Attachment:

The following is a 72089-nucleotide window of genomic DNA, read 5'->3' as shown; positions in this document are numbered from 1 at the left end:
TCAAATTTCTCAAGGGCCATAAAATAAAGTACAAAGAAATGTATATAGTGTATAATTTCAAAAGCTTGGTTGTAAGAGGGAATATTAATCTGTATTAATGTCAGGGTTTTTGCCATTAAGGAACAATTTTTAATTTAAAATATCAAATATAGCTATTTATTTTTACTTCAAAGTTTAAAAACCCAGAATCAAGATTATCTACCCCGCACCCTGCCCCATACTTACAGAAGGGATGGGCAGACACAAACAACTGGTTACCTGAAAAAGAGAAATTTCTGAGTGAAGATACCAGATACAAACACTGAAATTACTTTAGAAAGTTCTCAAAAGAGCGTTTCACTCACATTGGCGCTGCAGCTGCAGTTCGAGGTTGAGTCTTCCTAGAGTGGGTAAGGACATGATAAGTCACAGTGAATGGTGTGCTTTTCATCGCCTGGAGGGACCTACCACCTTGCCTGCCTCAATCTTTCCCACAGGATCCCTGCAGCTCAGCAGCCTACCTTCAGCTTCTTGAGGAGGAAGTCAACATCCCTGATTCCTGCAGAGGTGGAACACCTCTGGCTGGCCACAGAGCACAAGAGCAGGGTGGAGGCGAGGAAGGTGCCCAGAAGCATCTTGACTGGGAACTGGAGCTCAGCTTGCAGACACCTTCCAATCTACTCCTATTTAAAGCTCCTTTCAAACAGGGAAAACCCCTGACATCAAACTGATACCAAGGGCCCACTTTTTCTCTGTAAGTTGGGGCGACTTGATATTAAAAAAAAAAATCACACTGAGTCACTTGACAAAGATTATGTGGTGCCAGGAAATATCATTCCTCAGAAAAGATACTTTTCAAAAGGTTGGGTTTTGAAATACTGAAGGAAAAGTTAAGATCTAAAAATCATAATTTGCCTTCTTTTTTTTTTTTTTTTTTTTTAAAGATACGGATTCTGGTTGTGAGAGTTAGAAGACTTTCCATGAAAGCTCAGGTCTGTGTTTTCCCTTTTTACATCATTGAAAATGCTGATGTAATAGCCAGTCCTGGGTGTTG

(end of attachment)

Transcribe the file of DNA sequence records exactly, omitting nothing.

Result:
The following is a 72089-nucleotide window of genomic DNA, read 5'->3' as shown; positions in this document are numbered from 1 at the left end:
TCAAATTTCTCAAGGGCCATAAAATAAAGTACAAAGAAATGTATATAGTGTATAATTTCAAAAGCTTGGTTGTAAGAGGGAATATTAATCTGTATTAATGTCAGGGTTTTTGCCATTAAGGAACAATTTTTAATTTAAAATATCAAATATAGCTATTTATTTTTACTTCAAAGTTTAAAAACCCAGAATCAAGATTATCTACCCCGCACCCTGCCCCATACTTACAGAAGGGATGGGCAGACACAAACAACTGGTTACCTGAAAAAGAGAAATTTCTGAGTGAAGATACCAGATACAAACACTGAAATTACTTTAGAAAGTTCTCAAAAGAGCGTTTCACTCACATTGGCGCTGCAGCTGCAGTTCGAGGTTGAGTCTTCCTAGAGTGGGTAAGGACATGATAAGTCACAGTGAATGGTGTGCTTTTCATCGCCTGGAGGGACCTACCACCTTGCCTGCCTCAATCTTTCCCACAGGATCCCTGCAGCTCAGCAGCCTACCTTCAGCTTCTTGAGGAGGAAGTCAACATCCCTGATTCCTGCAGAGGTGGAACACCTCTGGCTGGCCACAGAGCACAAGAGCAGGGTGGAGGCGAGGAAGGTGCCCAGAAGCATCTTGACTGGGAACTGGAGCTCAGCTTGCAGACACCTTCCAATCTACTCCTATTTAAAGCTCCTTTCAAACAGGGAAAACCCCTGACATCAAACTGATACCAAGGGCCCACTTTTTCTCTGTAAGTTGGGGCGACTTGATATTAAAAAAAAAAATCACACTGAGTCACTTGACAAAGATTATGTGGTGCCAGGAAATATCATTCCTCAGAAAAGATACTTTTCAAAAGGTTGGGTTTTGAAATACTGAAGGAAAAGTTAAGATCTAAAAATCATAATTTGCCTTCTTTTTTTTTTTTTTTTTTTTTAAAGATACGGATTCTGGTTGTGAGAGTTAGAAGACTTTCCATGAAAGCTCAGGTCTGTGTTTTCCCTTTTTACATCATTGAAAATGCTGATGTAATAGCCAGTCCTGGGTGTTG